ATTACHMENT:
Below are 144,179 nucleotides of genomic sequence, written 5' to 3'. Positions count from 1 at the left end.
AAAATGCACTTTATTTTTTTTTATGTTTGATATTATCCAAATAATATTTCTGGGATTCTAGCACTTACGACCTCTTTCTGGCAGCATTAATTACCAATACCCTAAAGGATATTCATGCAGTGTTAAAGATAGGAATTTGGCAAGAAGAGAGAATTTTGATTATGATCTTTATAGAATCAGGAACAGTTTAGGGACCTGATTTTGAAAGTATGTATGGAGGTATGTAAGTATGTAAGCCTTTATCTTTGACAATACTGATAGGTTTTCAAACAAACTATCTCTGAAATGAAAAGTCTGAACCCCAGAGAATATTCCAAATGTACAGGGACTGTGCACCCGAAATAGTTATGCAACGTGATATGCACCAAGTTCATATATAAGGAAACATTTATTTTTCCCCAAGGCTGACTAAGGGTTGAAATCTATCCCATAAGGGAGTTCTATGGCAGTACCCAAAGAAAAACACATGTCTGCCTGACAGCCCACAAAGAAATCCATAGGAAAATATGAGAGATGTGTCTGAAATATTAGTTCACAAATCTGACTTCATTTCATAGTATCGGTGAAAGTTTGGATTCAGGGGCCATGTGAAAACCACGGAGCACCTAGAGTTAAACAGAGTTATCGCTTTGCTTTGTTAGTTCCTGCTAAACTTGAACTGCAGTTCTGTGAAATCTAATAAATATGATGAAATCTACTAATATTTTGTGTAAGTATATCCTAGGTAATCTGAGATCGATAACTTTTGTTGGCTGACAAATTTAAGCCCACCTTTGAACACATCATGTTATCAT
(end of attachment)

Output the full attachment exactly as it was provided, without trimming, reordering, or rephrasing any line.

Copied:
Below are 144,179 nucleotides of genomic sequence, written 5' to 3'. Positions count from 1 at the left end.
AAAATGCACTTTATTTTTTTTTATGTTTGATATTATCCAAATAATATTTCTGGGATTCTAGCACTTACGACCTCTTTCTGGCAGCATTAATTACCAATACCCTAAAGGATATTCATGCAGTGTTAAAGATAGGAATTTGGCAAGAAGAGAGAATTTTGATTATGATCTTTATAGAATCAGGAACAGTTTAGGGACCTGATTTTGAAAGTATGTATGGAGGTATGTAAGTATGTAAGCCTTTATCTTTGACAATACTGATAGGTTTTCAAACAAACTATCTCTGAAATGAAAAGTCTGAACCCCAGAGAATATTCCAAATGTACAGGGACTGTGCACCCGAAATAGTTATGCAACGTGATATGCACCAAGTTCATATATAAGGAAACATTTATTTTTCCCCAAGGCTGACTAAGGGTTGAAATCTATCCCATAAGGGAGTTCTATGGCAGTACCCAAAGAAAAACACATGTCTGCCTGACAGCCCACAAAGAAATCCATAGGAAAATATGAGAGATGTGTCTGAAATATTAGTTCACAAATCTGACTTCATTTCATAGTATCGGTGAAAGTTTGGATTCAGGGGCCATGTGAAAACCACGGAGCACCTAGAGTTAAACAGAGTTATCGCTTTGCTTTGTTAGTTCCTGCTAAACTTGAACTGCAGTTCTGTGAAATCTAATAAATATGATGAAATCTACTAATATTTTGTGTAAGTATATCCTAGGTAATCTGAGATCGATAACTTTTGTTGGCTGACAAATTTAAGCCCACCTTTGAACACATCATGTTATCAT